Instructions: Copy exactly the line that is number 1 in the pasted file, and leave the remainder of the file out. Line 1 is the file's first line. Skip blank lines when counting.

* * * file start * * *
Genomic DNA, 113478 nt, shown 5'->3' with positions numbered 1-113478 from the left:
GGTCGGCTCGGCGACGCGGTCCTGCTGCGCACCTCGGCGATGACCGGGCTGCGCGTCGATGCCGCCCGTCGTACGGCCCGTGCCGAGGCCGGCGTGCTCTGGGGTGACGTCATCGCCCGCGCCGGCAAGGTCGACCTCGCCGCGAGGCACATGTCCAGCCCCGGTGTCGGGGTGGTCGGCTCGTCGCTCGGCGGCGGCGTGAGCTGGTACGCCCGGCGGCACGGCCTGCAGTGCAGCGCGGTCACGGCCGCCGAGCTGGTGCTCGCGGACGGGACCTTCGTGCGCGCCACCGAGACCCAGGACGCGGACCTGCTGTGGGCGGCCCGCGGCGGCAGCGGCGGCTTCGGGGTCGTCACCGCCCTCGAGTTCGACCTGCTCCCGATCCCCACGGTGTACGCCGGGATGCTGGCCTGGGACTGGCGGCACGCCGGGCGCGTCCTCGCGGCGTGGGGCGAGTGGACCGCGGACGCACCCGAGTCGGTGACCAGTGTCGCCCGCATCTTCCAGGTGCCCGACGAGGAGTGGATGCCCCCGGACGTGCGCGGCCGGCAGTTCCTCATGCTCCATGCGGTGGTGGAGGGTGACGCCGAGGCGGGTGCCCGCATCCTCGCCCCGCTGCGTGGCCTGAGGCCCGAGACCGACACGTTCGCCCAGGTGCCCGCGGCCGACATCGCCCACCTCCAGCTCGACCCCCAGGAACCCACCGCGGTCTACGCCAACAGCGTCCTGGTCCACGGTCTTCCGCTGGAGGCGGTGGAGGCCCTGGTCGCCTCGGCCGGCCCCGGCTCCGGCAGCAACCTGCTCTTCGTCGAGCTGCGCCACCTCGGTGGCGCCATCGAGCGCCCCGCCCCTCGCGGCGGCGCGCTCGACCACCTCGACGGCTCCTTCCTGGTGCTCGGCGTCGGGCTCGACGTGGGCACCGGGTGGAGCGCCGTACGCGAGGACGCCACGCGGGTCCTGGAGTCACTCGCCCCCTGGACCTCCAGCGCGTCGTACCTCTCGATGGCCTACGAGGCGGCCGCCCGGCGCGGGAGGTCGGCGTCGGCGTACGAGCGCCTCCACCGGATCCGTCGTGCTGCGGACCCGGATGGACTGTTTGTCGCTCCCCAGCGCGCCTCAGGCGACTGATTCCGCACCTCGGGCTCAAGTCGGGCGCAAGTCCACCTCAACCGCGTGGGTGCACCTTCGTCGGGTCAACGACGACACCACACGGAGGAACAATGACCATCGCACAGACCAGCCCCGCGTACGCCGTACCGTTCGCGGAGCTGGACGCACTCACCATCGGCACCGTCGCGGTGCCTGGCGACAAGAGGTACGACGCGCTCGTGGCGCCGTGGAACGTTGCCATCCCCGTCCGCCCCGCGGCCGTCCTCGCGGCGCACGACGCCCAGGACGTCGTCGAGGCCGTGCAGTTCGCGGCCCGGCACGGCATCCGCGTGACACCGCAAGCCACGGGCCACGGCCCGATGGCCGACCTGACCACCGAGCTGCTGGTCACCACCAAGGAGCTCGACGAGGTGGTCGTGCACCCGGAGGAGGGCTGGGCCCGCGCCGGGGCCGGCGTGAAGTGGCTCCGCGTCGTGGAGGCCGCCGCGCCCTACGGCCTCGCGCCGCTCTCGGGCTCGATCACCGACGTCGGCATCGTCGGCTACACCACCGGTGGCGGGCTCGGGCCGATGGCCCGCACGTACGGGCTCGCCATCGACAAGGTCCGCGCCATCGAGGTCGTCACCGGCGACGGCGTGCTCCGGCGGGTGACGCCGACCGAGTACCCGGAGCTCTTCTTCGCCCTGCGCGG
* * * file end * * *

Genomic DNA, 113478 nt, shown 5'->3' with positions numbered 1-113478 from the left: